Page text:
Boys in Save the Children Pilot Program Alter Their Views of Girls in Rural Egypt, Demonstrate Support for Breaking Social Barriers

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Making Change for Girls
After participating in the pilot project, boys exhibited greater support for girls to make their own decisions about marriage, participate in sports and go to school. Photo credit: Save the Children staff.

WASHINGTON, DC (May 13, 2013) — Boys who were presented alternative views of traditional roles of girls and women through a Save the Children pilot project in rural Egypt developed a more positive outlook on the role of girls. Research showed that boys at the end of the pilot had a lower tolerance for accepting violence against women and girls, and exhibited greater support for girls to make their own decisions about marriage, participate in sports, go out with their brothers outside the home and go to school.

"Boys can help shape how their families and communities view the role of girls in society," said Carolyn Miles, president and CEO of Save the Children, who spoke at the "Making Change for Girls" #ChangeforGirls event in Washington, DC, where the research findings were presented. "As our research shows, by engaging boys at an early age, girls gain a strong advocate at home. Brothers can empower their sisters to plan their future and achieve their dreams. In years to come, we hope these boys will also do the same for their wives and daughters."

The pilot project, called Choices, was sponsored by the Nike Foundation. The research, gathered at the start and at the end of the pilot, measured changes in attitudes and behavior among adolescents who participated in the activities. The study was conducted among 100 girls and boys, ages 10 to 14, in four villages in Assiut and Beni Suef governorates.

Some of the key findings are:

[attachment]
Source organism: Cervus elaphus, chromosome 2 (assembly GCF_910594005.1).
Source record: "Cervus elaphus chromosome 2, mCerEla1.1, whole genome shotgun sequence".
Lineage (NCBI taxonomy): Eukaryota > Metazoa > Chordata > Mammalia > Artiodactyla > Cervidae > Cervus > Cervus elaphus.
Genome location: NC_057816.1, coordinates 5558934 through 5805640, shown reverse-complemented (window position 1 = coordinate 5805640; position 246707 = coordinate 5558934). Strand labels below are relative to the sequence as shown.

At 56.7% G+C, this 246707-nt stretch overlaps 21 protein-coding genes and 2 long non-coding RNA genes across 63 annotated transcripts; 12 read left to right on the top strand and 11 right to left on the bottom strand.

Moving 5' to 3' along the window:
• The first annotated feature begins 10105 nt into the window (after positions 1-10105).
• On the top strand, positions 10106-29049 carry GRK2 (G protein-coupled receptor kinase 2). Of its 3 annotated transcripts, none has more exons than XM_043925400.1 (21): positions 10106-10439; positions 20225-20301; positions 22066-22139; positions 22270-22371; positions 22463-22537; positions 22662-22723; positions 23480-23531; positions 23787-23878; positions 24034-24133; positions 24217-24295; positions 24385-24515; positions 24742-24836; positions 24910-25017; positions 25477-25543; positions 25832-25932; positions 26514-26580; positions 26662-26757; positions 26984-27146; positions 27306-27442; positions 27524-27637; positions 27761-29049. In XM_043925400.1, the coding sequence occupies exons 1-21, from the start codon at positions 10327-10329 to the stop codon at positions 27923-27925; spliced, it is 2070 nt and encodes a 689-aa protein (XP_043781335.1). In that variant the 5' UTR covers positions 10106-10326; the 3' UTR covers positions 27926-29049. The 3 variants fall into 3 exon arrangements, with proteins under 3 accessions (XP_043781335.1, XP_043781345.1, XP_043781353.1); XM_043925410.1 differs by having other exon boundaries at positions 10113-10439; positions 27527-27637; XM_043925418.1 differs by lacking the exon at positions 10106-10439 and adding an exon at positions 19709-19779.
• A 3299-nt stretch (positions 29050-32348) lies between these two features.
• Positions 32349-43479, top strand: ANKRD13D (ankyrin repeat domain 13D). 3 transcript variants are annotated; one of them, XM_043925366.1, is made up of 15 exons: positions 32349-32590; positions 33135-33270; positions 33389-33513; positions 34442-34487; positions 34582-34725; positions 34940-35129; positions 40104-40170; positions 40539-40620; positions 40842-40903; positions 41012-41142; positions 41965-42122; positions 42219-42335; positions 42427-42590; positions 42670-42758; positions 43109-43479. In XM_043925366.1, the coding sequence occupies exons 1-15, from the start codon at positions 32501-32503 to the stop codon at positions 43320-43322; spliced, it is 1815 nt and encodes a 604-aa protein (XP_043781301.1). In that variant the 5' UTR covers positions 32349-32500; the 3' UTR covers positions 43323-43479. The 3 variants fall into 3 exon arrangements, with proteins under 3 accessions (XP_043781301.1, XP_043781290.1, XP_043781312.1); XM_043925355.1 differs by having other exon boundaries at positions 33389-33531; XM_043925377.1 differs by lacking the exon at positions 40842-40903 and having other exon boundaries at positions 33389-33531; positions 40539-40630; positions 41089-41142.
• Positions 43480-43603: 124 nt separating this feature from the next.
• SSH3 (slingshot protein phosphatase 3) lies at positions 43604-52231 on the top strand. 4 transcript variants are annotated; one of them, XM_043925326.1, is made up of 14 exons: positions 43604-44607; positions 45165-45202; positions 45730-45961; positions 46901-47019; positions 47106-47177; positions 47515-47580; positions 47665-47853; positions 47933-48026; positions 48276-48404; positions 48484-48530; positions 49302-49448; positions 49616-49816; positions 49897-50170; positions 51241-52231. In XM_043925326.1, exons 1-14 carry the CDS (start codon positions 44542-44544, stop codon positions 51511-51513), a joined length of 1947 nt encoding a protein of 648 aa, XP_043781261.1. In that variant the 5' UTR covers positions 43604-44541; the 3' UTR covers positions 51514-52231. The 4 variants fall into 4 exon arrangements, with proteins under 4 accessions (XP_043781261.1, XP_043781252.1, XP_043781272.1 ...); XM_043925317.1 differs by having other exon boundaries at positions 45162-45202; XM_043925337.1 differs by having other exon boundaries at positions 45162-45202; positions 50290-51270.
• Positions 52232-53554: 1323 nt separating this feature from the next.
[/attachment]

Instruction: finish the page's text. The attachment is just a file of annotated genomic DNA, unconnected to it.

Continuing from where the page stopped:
• Boys and girls who agree that a girl should have a say as to whom she chooses to marry have significantly increased from 84% to 92%. The percentage of boys who had no reaction to girls marrying young and to men chosen by their family has decreased from 18% to 2%.
  • Children are now more convinced that it's suitable for girls to do sports. The percentage of boys and girls who support girls doing sports activities increased from 34% to 49%.
  • In situations where parents oppose their daughter traveling outside the home unaccompanied, brothers became very supportive. Almost 60% of boys said they can accompany their sisters to where they need to go, compared to 44% of boys who supported this at the start of the activity. The percentage of boys willing to accompany their sisters to travel outside their home increased by 30%.
  • Boys and girls who agree that a brother can help his sister do household chores increased from 59% to 86%.
  • Boys and girls who agree that a brother can hit his sister has decreased from 51% to 27%.
  • Boys and girls who agree that a husband can hit his wife has decreased from 49% to 31%.
  • While children may agree that fathers have the right to hit their daughters, this attitude among boys and girls significantly decreased by 35 percent.

"Girls in rural area of Upper Egypt are extremely poor and feel isolated. They have restricted mobility, have had little to no schooling and marry young. This cycle has gone on for generations," said Basant Montaser, gender manager for Save the Children in Egypt who presented the Choices project at today's event. "Girls tell us they want their brothers to acknowledge their presence, ask how they are doing, joke with them and take them on errands. These seemingly small changes in behavior can make girls feel more valued at home, and can transform how girls see themselves and how others see them."

Montaser added, "We are already seeing small changes in deep-rooted attitudes and behavior among young adolescent boys within a short time. Boys now support their sisters with homework and chores, and take them out on errands. This gives us hope that we can help girls break social barriers and have a brighter future."

The Choices curriculum was first tested by Save the Children in Nepal in 2009. The curriculum engages parents, community members and children in a dialogue on various topics, such as how boys can be respected even if they treat girls as equals, how treating girls equally begins with small actions, and how boys and girls can express emotions and realize their hopes and dreams. Choices is being applied in other areas of Egypt, and being replicated in Ethiopia and Bolivia this year.

Save the Children is the leading independent organization for children in need, with programs in 120 countries, including the United States. We aim to inspire breakthroughs in the way the world treats children, and to achieve immediate and lasting change in their lives by improving their health, education and economic opportunities. In times of acute crisis, we mobilize rapid assistance to help children recover from the effects of war, conflict and natural disasters. Follow us on Twitter and Facebook.

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